Namibian farmers suffer losses as elephants destroy crops



Date Published

WINDHOEK Namibia (Xinhua) — Hopes of farmers in northern Namibia’s Ondjungulume village for a bumper harvest are being dashed, following the invasion of elephants at the village.

For the past three weeks, the elephants have been destroying crops and homesteads at the village.

The elephants strayed to Ondjungulume village from Ruacana in search for water and greener pasture, according to Chief Control-Warrant for the northern regions Rehabeam Erkki.

“The elephants are drawn to the area by the good rains received,” Erkki said.

Valeria Namboga from Ondjungulume village in the Otamanzi Constituency in Omusati region has been farming pearl millet and sorghum there for over 10 years.

Hard hit by a dry spell over the years, the region recently received good rainfall. “The good rainfall received gave us hope for better and improved faring season,” said Namboga.

But her hopes for a better yields are being shuttered by elephants that invaded her field and destroying her crops.

Namboga said the wild animals have visited and destroyed her crops three days in a row.

“They are destroying my crops and disturbing our farming routine,” Namboga bemoaned.

That is not all. Not only are the elephants destroying their crops, but the villagers are living in fear as the wild animals are also terrorizing their homesteads.

Paulus Nuyoma, a chief from the village leadership, said that the animals are putting their lives in danger.

“They are vandalizing our villagers’ fences and homes. This has a negative impact on our people’s livelihood,” he said.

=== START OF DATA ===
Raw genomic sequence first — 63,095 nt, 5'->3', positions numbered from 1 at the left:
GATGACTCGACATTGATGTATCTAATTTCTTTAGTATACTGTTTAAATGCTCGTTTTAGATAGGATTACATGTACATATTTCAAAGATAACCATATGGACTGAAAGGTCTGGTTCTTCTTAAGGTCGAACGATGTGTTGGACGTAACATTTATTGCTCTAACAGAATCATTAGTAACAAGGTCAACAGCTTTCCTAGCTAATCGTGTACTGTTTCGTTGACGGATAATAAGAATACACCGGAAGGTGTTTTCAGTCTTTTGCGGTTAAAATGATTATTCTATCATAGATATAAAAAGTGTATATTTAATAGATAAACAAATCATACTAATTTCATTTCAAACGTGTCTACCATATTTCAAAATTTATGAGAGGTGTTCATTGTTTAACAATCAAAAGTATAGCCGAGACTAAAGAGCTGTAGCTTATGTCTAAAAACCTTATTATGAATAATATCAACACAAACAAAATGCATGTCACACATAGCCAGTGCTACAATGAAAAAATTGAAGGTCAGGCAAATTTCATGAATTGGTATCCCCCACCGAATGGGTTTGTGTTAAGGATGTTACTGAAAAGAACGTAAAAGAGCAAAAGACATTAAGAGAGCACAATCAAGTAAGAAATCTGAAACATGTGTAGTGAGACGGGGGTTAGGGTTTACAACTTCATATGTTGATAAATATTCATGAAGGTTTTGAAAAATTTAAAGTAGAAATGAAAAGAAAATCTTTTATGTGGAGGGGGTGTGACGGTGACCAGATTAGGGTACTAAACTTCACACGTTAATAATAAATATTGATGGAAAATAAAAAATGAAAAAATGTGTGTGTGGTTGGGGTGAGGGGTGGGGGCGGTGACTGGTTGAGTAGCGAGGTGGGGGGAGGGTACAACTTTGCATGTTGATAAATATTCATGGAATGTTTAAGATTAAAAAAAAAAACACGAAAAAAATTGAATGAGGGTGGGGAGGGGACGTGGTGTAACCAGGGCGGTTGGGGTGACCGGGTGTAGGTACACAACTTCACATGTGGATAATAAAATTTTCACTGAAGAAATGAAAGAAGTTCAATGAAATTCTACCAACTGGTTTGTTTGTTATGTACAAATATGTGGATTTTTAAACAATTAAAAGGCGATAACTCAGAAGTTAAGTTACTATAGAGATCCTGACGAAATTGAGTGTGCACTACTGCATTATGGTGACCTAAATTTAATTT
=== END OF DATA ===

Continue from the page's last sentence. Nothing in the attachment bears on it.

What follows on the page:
As part of interventions, Erkki explained that, through the Ministry of Environment and Tourism, the regional team had dispatched nature conservation officials to monitor the behavior and movement of the elephants to prevent them from destroying any more crops.

But villagers are not satisfied about the arrangement and said that the monitoring officials are not doing much to prevent the elephants from damaging the crops.

According to Namboga, although nature conservation officials in the region have stepped in; and are herding the elephants during the day to scare them off them off, at night, the elephants wander freely and still destroy the crops.

“We endured a dry spell, and our last hope for recovery is being threatened. This human-wildlife conflict is costing us our livelihood that we are striving to re-build after a long period of drought,” vented Namboga.

In the meantime, the villagers are appealing to the Ministry of Environment and Tourism and nature conservation officials to come up with more hands-on interventions to remove the elephants from the village before it is too late.

“They should remove the elephants from the area before more damage is done,” Namboga said.

Information from the Ministry of Environment and Environment shows that the major problems of conflicts between wildlife and human activities takes place on communal land, where predators and most elephants stray outside protected areas.

Human-wildlife conflict is also experienced on commercial farmers given that more than 40 percent of the land use in Namibia dedicated to commercials farming.